Y Chromosome: Definition, Disorders & Structure

Instructor: John Williams
The Y chromosome is found in males and is one of two chromosomes that determine gender. This article focuses on the Y chromosome, the genes it contains, and disorders that are related to this structure in men.


Gender is determined by the combination of chromosomes that are found in the 23rd pair of the human genome. These are aptly known as the sex chromosomes (or allosomes), and contain genes that encode for sex-linked traits. The traits on the X chromosome are numerous, and have been mapped and discussed heavily in genetics. The Y chromosome, although it contains fewer genes, is responsible for the traits that are attributed to males in the human population. Let's discuss the traits and genes that reside in the Y chromosome.

The Y Chromosome: What Makes the Man?

The Y chromosome was discovered in 1905 to be a sex-determining chromosome. Originally, it was thought that the X chromosome was responsible for determining male/female development. However, with the discovery of the Y chromosome, scientists determined that the presence or absence of the Y chromosome was the key determinant, and that this factor is a better predictor of gender in developing individuals. Therefore, the Y chromosome became a very important discovery in the field of human genetics.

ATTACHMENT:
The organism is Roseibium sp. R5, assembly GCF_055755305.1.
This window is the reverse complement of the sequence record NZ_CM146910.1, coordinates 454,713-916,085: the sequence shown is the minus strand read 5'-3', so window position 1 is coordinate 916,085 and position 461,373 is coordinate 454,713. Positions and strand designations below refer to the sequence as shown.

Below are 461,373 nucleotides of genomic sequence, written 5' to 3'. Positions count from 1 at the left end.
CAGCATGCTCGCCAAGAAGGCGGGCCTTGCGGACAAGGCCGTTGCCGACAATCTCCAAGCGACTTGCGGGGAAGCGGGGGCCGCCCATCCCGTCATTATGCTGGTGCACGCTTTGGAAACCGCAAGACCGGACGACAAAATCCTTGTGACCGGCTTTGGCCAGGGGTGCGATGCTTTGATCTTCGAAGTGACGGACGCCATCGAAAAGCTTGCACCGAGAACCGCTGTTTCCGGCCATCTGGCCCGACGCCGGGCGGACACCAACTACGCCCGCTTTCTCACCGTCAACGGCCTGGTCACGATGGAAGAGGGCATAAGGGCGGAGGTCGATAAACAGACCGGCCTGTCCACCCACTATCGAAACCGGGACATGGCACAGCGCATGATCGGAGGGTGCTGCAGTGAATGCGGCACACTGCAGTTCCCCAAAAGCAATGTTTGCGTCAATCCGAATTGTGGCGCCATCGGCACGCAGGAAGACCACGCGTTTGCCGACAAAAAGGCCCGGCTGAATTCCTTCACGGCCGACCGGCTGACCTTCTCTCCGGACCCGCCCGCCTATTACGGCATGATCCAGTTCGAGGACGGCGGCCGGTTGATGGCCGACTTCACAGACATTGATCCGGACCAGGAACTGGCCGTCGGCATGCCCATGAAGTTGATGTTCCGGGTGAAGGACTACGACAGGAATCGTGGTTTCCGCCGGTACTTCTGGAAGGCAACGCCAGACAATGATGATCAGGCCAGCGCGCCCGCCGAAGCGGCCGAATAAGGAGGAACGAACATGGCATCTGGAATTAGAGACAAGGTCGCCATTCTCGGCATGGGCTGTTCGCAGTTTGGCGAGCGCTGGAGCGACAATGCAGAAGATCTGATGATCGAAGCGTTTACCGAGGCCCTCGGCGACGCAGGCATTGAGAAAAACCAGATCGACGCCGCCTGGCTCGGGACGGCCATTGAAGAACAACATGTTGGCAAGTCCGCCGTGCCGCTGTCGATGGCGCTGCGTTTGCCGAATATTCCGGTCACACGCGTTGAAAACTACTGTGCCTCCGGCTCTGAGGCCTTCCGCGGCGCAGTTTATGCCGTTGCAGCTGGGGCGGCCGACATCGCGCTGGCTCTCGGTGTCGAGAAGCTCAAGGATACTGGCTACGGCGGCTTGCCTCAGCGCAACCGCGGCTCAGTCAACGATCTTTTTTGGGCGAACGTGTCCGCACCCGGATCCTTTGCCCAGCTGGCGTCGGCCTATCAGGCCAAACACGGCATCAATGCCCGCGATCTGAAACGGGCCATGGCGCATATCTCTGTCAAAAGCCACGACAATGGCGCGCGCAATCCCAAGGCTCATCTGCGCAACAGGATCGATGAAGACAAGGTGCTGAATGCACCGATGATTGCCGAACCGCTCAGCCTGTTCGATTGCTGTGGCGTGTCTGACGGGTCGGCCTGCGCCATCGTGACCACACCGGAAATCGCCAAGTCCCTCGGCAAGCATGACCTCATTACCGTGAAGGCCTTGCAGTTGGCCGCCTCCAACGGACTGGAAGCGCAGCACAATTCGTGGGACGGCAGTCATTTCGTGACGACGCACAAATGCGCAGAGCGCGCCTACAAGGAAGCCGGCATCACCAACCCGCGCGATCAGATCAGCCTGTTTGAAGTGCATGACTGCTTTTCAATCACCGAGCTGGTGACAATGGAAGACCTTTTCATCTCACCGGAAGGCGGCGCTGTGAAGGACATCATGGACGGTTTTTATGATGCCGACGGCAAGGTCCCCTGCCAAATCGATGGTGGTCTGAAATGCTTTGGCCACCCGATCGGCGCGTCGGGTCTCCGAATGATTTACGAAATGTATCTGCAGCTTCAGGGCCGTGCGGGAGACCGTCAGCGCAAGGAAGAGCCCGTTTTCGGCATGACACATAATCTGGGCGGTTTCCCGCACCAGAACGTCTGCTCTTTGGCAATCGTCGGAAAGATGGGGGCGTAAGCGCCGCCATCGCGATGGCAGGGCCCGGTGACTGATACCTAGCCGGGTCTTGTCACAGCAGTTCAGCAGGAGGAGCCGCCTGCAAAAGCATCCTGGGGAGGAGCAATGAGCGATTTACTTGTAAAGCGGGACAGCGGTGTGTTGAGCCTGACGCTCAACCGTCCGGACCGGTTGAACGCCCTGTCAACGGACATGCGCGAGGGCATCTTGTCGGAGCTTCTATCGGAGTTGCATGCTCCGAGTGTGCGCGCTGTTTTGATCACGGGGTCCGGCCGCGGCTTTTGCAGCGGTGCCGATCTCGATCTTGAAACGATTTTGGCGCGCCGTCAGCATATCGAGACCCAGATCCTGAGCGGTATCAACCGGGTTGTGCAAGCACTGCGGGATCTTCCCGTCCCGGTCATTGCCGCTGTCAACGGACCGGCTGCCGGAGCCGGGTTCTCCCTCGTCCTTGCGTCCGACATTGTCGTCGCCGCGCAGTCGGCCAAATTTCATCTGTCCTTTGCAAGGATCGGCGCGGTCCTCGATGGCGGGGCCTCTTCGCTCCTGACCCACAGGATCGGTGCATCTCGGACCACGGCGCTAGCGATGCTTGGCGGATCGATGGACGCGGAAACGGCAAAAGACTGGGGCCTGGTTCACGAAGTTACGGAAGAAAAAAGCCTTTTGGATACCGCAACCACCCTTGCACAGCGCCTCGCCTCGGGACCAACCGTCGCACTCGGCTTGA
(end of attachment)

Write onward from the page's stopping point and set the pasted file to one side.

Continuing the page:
Karyotype of the Human Genome. The box indicates the XY genotype for males.

The Y chromosome, under normal circumstances, is found exclusively in the male. It is smaller than the X chromosome and is thought to be shrinking in successive generations in terms of the amount of genes and overall size. The genes on the Y chromosome encode several aspects of male individuals.

Genes on the Y Chromosome

The Y chromosome contains genes that are both simple to understand and more complex in terms of male development. For example, ear hair is normally formed from the expression of a gene on the Y chromosome. Women typically do not have ear hair, but some men do. This is a gene that is simple to understand.

More complex genes include the SRY gene, which is important for the development of the male gender specifically. This gene will override the common genes found in both males and females to promote the male phenotype (characteristics). Additionally, the Y chromosome contains the AZF gene, which is responsible for producing proteins for sperm development.

Defects in the Y Chromosome

There is only one disease that has been well-defined as it relates to the Y chromosome, and that is defective testicular development. Whenever a male has a mutation in the SRY gene, it can cause the testicle to under-develop. Additionally, mutations in the AZF gene can lead to Y-chromosome infertility. These two conditions are the most researched of all conditions on the Y chromosome.

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